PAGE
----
How can I find out if a process is bound to CPU, Memory or Disk?

  • If you're using a gnome GUI, you can add the System Monitor applet to your panel. In the settings you can set cycles lost to IO-Wait to show up as white, and set the Memory, CPU and Disk Read / Write graphs to show. I usually change the default graph colours to make it easier to distinguish user/OS memory and disk read/write. It's not a real solution, but it's handy to have alongside all the tools mentioned in the answers.
    – Jeremy
    Nov 17, 2010 at 1:47
  • 1
    @luis-alvarado I would disagree that this question isn't useful, though I'd argue this might fit in better on StackOverflow or the like. I came here looking for a solution.
    – skeggse
    May 12, 2014 at 18:42
  • The problem with the question as-asked is that it does not take into account the environment of execution. Which method is most effective at discovering the host component bottleneck of a job/process is intimately tied to the runtime, execution environment, host OS, hardware, etc. of the job and what tooling is available for each component to inspect it. Some runtimes (the Erlang runtime or IBM's JVM, for example) have in-depth tools for this than span the entire environment, others totally lack tooling and leave you making educated guesses based on whatever htop/iotop/etc. can show you.
    – zxq9
    Jan 22, 2018 at 4:10

6 Answers 6


That requires some expert skills. It depends. Example:

  • If there's enough of memory and disks don't seem too busy, it may be CPU-bound. Look at CPU usage and if its bordering at 100% it's CPU bound. If it's not there's an artificial bottleneck in the implementation. E.g. on a dual-core CPU a single threaded process will not go above 50% CPU usage.

  • If CPU and memory are available, but disks are very busy, or IO latency seems high, its likely that its IO bound. See if adding more disks (RAID?) helps.

  • None of the above? Check memory available.

  • Enough memory? There may be an artificial bottleneck in the process itself i.e. maybe someone forgot to remove a sleep(1)? Naah its not that easy usually. ;)

There's a reason why we have a whole lab for performance engineers in most companies dealing with performance sensitive products!

Use tools like sar, vmstat, iostat, oprofile, lockstat, dtrace, product specific perf monitoring tools etc, to debug perf problems.

  • 2
    Is there a tool that ties all these together?
    – ssanj
    Aug 7, 2010 at 6:15
  • usually no, but if dtrace is available on your system (Solaris/FreeBSD/Mac OS X?) you may get far just by using that.
    – Sudhanshu
    Aug 7, 2010 at 6:21
  • I just remembered there's Systemtap on linux (similar to dtrace), except I am not sure about the maturity of the tool.
    – Sudhanshu
    Aug 7, 2010 at 6:34
  • 1
    vmstat is useful.
    – James
    Nov 8, 2019 at 10:20

check out iotop, can be useful

  • iotop wasn't installed by default in redhat
    – Mona Jalal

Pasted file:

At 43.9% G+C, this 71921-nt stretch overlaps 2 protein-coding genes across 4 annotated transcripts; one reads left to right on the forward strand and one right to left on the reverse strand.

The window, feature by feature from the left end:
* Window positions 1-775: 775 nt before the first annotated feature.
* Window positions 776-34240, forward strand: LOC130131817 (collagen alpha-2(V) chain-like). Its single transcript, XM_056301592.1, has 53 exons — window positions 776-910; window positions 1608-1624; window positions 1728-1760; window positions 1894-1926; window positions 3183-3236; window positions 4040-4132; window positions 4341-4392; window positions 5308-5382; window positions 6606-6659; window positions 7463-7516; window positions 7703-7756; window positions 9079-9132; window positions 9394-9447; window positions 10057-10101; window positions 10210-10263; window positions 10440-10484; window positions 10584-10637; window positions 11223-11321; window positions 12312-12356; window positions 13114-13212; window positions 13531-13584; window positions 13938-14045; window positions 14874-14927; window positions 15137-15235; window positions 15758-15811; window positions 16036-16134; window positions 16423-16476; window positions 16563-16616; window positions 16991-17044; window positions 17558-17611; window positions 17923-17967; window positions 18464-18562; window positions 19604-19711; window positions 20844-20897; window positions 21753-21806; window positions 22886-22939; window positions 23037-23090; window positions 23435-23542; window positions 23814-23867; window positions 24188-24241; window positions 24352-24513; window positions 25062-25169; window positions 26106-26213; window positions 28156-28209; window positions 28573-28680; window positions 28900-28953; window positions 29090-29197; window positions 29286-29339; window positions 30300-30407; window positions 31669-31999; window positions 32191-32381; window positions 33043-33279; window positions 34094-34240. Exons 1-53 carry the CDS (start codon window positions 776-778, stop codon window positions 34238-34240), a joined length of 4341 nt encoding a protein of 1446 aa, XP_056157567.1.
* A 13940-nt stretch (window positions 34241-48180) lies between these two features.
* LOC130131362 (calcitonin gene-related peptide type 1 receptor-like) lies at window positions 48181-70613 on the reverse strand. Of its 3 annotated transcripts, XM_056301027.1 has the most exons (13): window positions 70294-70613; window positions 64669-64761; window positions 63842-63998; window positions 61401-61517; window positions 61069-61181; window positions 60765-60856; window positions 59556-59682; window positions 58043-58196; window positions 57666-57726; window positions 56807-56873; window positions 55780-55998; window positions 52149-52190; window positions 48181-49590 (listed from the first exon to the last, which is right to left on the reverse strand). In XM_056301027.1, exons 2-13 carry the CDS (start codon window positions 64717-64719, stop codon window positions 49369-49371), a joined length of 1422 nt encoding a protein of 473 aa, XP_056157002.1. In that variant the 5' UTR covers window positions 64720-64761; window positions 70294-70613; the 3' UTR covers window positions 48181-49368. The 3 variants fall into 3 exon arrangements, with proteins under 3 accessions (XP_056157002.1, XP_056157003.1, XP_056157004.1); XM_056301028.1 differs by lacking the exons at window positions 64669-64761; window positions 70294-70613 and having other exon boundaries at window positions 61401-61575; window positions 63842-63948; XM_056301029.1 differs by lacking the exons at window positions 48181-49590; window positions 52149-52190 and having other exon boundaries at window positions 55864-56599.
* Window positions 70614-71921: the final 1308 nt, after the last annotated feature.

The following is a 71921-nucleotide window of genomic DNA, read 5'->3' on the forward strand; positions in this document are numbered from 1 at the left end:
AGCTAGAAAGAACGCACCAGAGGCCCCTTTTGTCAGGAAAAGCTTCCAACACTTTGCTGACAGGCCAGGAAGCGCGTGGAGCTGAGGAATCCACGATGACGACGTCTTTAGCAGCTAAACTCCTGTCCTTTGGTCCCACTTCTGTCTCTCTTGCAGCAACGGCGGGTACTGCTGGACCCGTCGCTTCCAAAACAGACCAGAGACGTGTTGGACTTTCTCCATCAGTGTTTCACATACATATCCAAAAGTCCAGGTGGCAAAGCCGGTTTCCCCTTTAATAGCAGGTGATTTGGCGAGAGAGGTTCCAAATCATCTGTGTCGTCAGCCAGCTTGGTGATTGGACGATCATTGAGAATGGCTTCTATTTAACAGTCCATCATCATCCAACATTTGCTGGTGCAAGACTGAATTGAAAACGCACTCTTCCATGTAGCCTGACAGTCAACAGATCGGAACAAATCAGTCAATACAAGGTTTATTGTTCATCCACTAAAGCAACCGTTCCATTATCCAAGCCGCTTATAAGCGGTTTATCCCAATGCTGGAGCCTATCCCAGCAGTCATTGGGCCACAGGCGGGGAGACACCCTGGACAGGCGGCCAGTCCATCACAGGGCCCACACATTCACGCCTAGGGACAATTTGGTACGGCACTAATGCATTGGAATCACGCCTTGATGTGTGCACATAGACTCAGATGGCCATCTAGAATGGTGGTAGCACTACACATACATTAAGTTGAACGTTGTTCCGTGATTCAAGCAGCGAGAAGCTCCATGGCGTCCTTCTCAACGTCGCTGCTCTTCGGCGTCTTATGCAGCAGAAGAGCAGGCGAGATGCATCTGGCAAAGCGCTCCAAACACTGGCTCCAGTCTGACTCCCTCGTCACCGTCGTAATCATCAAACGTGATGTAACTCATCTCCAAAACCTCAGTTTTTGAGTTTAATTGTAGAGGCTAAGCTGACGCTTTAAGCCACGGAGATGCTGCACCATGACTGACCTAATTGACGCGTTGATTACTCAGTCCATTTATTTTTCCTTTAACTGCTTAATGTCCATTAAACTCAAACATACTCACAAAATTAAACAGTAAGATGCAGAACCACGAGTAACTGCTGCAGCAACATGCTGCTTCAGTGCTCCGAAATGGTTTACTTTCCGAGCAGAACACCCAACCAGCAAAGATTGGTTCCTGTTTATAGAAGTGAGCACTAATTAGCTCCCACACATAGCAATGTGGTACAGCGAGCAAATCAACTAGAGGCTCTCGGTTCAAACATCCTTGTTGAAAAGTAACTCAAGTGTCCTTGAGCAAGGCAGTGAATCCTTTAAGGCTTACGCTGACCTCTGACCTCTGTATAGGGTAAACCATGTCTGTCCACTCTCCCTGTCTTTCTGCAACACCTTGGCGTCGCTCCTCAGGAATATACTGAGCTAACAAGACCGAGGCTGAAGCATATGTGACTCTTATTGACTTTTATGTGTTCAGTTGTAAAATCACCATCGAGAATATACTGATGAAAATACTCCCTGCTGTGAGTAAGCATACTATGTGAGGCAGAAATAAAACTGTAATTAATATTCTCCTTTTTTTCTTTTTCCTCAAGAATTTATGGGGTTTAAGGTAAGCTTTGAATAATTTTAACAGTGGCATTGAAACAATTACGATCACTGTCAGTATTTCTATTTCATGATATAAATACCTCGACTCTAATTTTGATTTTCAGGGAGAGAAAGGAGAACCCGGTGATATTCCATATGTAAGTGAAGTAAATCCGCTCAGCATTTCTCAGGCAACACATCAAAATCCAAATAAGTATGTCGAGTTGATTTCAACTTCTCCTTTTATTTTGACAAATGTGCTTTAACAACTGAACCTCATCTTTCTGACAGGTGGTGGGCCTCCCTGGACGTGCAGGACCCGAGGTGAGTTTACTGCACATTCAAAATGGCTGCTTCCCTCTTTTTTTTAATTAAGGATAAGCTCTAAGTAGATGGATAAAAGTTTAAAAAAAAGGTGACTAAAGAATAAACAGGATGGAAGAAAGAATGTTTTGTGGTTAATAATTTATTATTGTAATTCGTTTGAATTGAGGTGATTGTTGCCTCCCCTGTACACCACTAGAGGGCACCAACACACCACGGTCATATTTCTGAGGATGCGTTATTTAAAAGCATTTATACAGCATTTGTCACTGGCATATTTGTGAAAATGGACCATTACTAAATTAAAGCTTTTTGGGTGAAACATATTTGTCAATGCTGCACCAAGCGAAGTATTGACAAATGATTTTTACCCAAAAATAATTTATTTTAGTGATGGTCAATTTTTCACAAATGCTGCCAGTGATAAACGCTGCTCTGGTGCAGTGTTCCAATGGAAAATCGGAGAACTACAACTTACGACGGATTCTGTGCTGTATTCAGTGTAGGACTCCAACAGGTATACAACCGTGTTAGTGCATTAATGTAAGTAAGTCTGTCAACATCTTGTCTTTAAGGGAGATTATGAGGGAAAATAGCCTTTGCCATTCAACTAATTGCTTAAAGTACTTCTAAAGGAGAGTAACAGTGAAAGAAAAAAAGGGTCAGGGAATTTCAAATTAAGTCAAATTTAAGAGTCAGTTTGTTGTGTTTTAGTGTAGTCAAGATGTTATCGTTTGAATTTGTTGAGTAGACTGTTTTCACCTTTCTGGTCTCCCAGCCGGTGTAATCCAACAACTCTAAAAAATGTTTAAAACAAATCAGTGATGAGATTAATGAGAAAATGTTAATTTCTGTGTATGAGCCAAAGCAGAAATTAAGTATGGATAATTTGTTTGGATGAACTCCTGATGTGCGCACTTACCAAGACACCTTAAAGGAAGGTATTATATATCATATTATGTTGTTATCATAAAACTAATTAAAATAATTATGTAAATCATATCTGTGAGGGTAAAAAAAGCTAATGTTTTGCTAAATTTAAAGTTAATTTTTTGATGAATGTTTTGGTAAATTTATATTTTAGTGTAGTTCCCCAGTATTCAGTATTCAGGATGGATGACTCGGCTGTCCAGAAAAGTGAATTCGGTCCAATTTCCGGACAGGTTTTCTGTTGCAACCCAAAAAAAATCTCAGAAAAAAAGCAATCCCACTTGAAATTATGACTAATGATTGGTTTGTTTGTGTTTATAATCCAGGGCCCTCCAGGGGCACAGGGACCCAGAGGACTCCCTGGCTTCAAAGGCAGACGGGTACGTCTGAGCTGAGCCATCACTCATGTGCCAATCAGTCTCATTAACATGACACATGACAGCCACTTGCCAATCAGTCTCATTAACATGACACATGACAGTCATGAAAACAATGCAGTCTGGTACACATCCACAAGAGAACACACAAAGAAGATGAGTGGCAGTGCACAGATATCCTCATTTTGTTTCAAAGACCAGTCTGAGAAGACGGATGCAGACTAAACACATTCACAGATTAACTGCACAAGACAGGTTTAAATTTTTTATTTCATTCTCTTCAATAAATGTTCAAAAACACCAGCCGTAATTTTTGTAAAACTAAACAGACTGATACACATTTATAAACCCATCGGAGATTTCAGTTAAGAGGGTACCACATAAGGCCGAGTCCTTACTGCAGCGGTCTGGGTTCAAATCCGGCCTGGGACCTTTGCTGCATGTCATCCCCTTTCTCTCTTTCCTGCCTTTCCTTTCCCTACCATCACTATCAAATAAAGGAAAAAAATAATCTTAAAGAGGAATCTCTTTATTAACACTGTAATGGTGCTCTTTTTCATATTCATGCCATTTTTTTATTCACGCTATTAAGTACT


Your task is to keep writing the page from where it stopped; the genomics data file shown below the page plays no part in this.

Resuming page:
May 8, 2016 at 21:01
  • 1
    Yes iotop is usually not installed by default, inc on Ubuntu sudo apt install iotop for Ubuntu/Debian based systems (inc Mint), or sudo yum install iotop for RedHat based systems. Oct 27, 2020 at 2:55

A tool that can be useful for real-time checking a number of process statistics (memory, cpu-usage, I/O, etc.) is htop. It doesn't replace the more specialised tools named by Sudhanshu, but might be a good start.


As well as the other tools mentioned, run ps l PID, inserting the relevant process id, or look at the STATE and WCHAN columns in top or htop.

If it's in D (for disk) state, then it's doing file IO. This could be because it's either reading a lot of files, or because it's using a lot of memory and swapping. The WCHAN column will tell you what kernel function it's inside; googling for them or asking here may give you some indication what they mean.

If it's in R (run) state, it's using the CPU in user space, in other words it's CPU bound at that moment.

If it's in S (sleep) state, it's inside an interruptible system call, which may mean it's either actually sleeping, or it's doing something like waiting for network traffic or a lock. Again, looking at the specific wchan will tell you more.

See also What is the "Waiting Channel" of a process?


Run top and look at the cpu usage line. A high user % indicates that it is cpu bound. A high wait % indicates that it is IO bound.


I usually go:

sudo apt install iotop htop # Ubuntu/debian based systems


sudo yum install iotop htop # Redhat/RPM based systems

Then have a quick look at htop - is the system swapping (fully filled memory bar)? If so, you want to fix that first. Swapping is super expensive in terms of performance.

If the system is not swapping, check out the cpu bars. Are they near 100% most of the time? Well, then your CPU is busy :)

Next, quit htop and start sudo iotop and check the top right numbers (total and actual disk write). How high are they?

If they about match the maximum reasonable throughput of your disk which is being read from / written too (and usually write operations are the bottleneck as disk write speeds are almost always lower then read speeds), then your IO is busy :)

Note I am referring to the actual reasonable throughput on your disk (what you were to approximately get if you copied a set of files manually when the server was otherwise idle), NOT the "label" performance, which is often impossible to achieve to start with.

Thus, doing a few simple check, you worked out if your system is memory, cpu or disk bound. If you want more detailed numbers or analysis, checkout some of the other tools, but this gives you a basic idea, which is often sufficient to help you scale etc.

You must log in to answer this question.

Not the answer you're looking for? Browse other questions tagged .